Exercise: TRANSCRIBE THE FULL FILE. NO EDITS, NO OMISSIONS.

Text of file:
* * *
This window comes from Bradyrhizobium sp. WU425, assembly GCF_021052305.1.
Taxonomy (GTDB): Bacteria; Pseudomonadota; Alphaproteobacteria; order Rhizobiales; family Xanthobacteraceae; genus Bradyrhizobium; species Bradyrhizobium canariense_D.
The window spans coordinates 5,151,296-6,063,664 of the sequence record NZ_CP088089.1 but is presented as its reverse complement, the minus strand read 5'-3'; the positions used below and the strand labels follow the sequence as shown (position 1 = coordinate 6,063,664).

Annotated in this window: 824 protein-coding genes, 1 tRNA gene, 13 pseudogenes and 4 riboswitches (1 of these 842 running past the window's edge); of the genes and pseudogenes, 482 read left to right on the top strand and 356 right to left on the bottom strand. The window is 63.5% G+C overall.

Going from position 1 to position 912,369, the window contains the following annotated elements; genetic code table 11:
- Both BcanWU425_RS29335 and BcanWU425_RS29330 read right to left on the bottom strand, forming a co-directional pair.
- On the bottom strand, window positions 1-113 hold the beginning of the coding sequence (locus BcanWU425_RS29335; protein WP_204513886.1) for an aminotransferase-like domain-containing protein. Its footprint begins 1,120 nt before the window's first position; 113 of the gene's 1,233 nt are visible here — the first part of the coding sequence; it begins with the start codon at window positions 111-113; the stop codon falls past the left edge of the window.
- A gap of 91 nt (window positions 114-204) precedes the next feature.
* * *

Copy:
This window comes from Bradyrhizobium sp. WU425, assembly GCF_021052305.1.
Taxonomy (GTDB): Bacteria; Pseudomonadota; Alphaproteobacteria; order Rhizobiales; family Xanthobacteraceae; genus Bradyrhizobium; species Bradyrhizobium canariense_D.
The window spans coordinates 5,151,296-6,063,664 of the sequence record NZ_CP088089.1 but is presented as its reverse complement, the minus strand read 5'-3'; the positions used below and the strand labels follow the sequence as shown (position 1 = coordinate 6,063,664).

Annotated in this window: 824 protein-coding genes, 1 tRNA gene, 13 pseudogenes and 4 riboswitches (1 of these 842 running past the window's edge); of the genes and pseudogenes, 482 read left to right on the top strand and 356 right to left on the bottom strand. The window is 63.5% G+C overall.

Going from position 1 to position 912,369, the window contains the following annotated elements; genetic code table 11:
- Both BcanWU425_RS29335 and BcanWU425_RS29330 read right to left on the bottom strand, forming a co-directional pair.
- On the bottom strand, window positions 1-113 hold the beginning of the coding sequence (locus BcanWU425_RS29335; protein WP_204513886.1) for an aminotransferase-like domain-containing protein. Its footprint begins 1,120 nt before the window's first position; 113 of the gene's 1,233 nt are visible here — the first part of the coding sequence; it begins with the start codon at window positions 111-113; the stop codon falls past the left edge of the window.
- A gap of 91 nt (window positions 114-204) precedes the next feature.